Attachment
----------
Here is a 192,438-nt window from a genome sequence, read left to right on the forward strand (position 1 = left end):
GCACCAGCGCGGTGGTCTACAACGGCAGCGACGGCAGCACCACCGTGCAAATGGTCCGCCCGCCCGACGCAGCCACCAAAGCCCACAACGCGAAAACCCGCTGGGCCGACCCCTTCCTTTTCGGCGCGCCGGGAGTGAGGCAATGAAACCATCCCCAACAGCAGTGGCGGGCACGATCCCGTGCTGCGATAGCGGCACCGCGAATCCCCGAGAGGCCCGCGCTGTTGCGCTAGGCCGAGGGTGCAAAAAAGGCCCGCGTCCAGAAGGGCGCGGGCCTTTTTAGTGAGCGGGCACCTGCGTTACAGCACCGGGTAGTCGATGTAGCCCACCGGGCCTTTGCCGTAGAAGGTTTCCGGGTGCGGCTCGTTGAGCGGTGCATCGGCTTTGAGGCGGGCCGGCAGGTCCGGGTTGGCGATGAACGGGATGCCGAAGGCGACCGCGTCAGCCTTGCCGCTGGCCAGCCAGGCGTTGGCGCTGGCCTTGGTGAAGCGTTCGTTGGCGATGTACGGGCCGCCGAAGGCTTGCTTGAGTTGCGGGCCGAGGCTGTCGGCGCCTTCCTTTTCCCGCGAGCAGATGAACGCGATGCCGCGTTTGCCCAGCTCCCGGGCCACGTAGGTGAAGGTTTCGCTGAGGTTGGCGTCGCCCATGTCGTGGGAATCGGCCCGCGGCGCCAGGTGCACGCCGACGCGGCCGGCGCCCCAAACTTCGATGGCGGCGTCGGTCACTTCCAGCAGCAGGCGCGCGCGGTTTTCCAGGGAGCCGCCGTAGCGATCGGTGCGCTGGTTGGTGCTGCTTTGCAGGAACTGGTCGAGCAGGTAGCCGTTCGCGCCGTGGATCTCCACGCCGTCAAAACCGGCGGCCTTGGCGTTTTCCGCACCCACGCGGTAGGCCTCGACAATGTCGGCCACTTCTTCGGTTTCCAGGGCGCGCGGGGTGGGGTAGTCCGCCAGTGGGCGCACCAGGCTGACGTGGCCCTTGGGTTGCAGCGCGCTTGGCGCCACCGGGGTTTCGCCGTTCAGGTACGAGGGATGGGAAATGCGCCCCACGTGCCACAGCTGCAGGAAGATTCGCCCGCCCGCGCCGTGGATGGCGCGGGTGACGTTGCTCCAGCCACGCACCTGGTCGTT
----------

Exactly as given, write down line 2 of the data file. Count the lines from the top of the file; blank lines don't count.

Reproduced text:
GCACCAGCGCGGTGGTCTACAACGGCAGCGACGGCAGCACCACCGTGCAAATGGTCCGCCCGCCCGACGCAGCCACCAAAGCCCACAACGCGAAAACCCGCTGGGCCGACCCCTTCCTTTTCGGCGCGCCGGGAGTGAGGCAATGAAACCATCCCCAACAGCAGTGGCGGGCACGATCCCGTGCTGCGATAGCGGCACCGCGAATCCCCGAGAGGCCCGCGCTGTTGCGCTAGGCCGAGGGTGCAAAAAAGGCCCGCGTCCAGAAGGGCGCGGGCCTTTTTAGTGAGCGGGCACCTGCGTTACAGCACCGGGTAGTCGATGTAGCCCACCGGGCCTTTGCCGTAGAAGGTTTCCGGGTGCGGCTCGTTGAGCGGTGCATCGGCTTTGAGGCGGGCCGGCAGGTCCGGGTTGGCGATGAACGGGATGCCGAAGGCGACCGCGTCAGCCTTGCCGCTGGCCAGCCAGGCGTTGGCGCTGGCCTTGGTGAAGCGTTCGTTGGCGATGTACGGGCCGCCGAAGGCTTGCTTGAGTTGCGGGCCGAGGCTGTCGGCGCCTTCCTTTTCCCGCGAGCAGATGAACGCGATGCCGCGTTTGCCCAGCTCCCGGGCCACGTAGGTGAAGGTTTCGCTGAGGTTGGCGTCGCCCATGTCGTGGGAATCGGCCCGCGGCGCCAGGTGCACGCCGACGCGGCCGGCGCCCCAAACTTCGATGGCGGCGTCGGTCACTTCCAGCAGCAGGCGCGCGCGGTTTTCCAGGGAGCCGCCGTAGCGATCGGTGCGCTGGTTGGTGCTGCTTTGCAGGAACTGGTCGAGCAGGTAGCCGTTCGCGCCGTGGATCTCCACGCCGTCAAAACCGGCGGCCTTGGCGTTTTCCGCACCCACGCGGTAGGCCTCGACAATGTCGGCCACTTCTTCGGTTTCCAGGGCGCGCGGGGTGGGGTAGTCCGCCAGTGGGCGCACCAGGCTGACGTGGCCCTTGGGTTGCAGCGCGCTTGGCGCCACCGGGGTTTCGCCGTTCAGGTACGAGGGATGGGAAATGCGCCCCACGTGCCACAGCTGCAGGAAGATTCGCCCGCCCGCGCCGTGGATGGCGCGGGTGACGTTGCTCCAGCCACGCACCTGGTCGTT